Pitching rule chief among changes needed in spring
Going into this week, Somerset and Mount Union had each played five baseball games this year.
Mount Union has, hands-down, the best maintained field in our coverage area – simply because the Trojans’ skipper, Nick Imperioli, missed his calling by not becoming a groundskeeper. Somerset – where the Trojans played their final game last year, in the state tournament – has an artificial surface infield.
So, a team with turf and another with a pristine park had each played one game more than Mifflin County over the same span.
The relevance? Last week, one of my blabbermouth Facebook friends was yammering about the Huskies’ field and how the school district needs to do whatever it takes to have world-class athletic facilities, so the makeups would not all be packed into the back of the season.
I noted that he was not offering a multi-million dollar donation to pay for it.
The real problem lies with the PIAA, which has this crazy idea that late March is a good time to start outdoor sports in Pennsylvania.
The first two baseball games I went to this spring were so cold I expected to see Admiral Peary trudging across the outfield. A couple years back, we had postponements on 23 consecutive days to start the season. Two years earlier, most teams had played only a dozen games as the postseason cutoff approached.
March 21, the first say of the season this year, was way too early. Spring sports should be pushed back at least to the first week of April.
The PIAA could cut the number of games in the season – in fact, since the fall sports were trimmed to 18 competitions, I’ve been an advocate of limiting winter and spring to the same number. Those two moves would help, but still would force a lot of consecutive-day scheduling by the schools.
And the problem with that is, the pitching rule.
Pitching rules are designed to protect young arms from damage due to the repetitive motion of overhand throwing – a good thing. But the pitching rule used in high school games – and to be fair, numerous other leagues, including Babe Ruth and American Legion baseball – can cause as much harm as good, depending on the manager.
And that’s not a good thing at all.
Little League solved the problem by moving to pitch counts – and why every other youth league in the world has not adopted this sensible standard is beyond me. The innings rule, used by the PIAA, says:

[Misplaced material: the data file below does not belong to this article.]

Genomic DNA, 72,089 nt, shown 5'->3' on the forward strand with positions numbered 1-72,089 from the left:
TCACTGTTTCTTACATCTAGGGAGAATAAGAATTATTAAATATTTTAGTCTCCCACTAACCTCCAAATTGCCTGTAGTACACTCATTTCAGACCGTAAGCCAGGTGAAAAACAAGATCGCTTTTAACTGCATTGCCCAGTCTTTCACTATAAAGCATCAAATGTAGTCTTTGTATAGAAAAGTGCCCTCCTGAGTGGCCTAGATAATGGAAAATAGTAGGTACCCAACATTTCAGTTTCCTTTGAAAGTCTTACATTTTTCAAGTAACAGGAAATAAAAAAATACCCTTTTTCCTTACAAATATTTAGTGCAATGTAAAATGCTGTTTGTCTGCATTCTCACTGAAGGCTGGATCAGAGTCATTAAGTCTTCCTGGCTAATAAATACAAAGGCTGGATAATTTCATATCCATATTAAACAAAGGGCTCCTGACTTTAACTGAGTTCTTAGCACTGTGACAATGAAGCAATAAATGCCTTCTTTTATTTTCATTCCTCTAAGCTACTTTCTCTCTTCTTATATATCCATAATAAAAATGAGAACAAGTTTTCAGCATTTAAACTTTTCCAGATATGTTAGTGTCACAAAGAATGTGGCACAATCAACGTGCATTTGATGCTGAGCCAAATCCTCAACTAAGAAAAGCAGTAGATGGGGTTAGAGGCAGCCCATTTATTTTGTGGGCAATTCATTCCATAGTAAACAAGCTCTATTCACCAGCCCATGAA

A player may pitch in a maximum of nine innings in one day, but not more than fourteen innings in a week (Sunday through Saturday).
If he pitches in three innings or less in a day, no rest is required. The rule does limit a pitcher to three, three-inning days before a mandatory rest day kicks in.
If he pitches in four or five innings in a day, he must have two days of rest.
If he pitches in six or more innings in a day, he must have three days of rest.
Here’s the rub: One pitch constitutes an inning. And different pitchers of different strength and quality, facing different batters, are not always going to average the same number of pitches per inning. And, under that rule, you could pitch nine innings each on Saturday and Monday.
In those early season games I covered, there was a huge variance in pitching, and it created a disparity under the current rules that would not exist with pitch counts.
One young hurler threw 67 pitches in a single inning. He doesn’t have to rest at all. Another threw the ball 61 times in 3.2 innings, which requires two days of rest. Another threw 57 pitches, but stayed under three innings, so he can go the next day, and the day after that.
Under Little League rules, the first pitcher would have had to sit for three days, as would the second (although his coach could have limited that to two days by pulling him on one less pitch). Two days would have been the rule for the third pitcher as well.
But in the PIAA, only the kid who went 61 has to sit – but not the one who threw more pitches – because none of the others exceeded three innings. Under pitch count rules, two of the nine pitchers I saw in those games would have been subject to one day of rest, five to two days and two to three days.
No rule is perfect, and straight adoption of the Little League standard is probably not best for varsity high school baseball. But a rule that treats one pitch as equal to 67 is outrageous – and it’s one of the biggest reasons it’s so hard to play all the makeup games.
Jeff Fishbein is sports editor of The Sentinel. Contact him at firstname.lastname@example.org.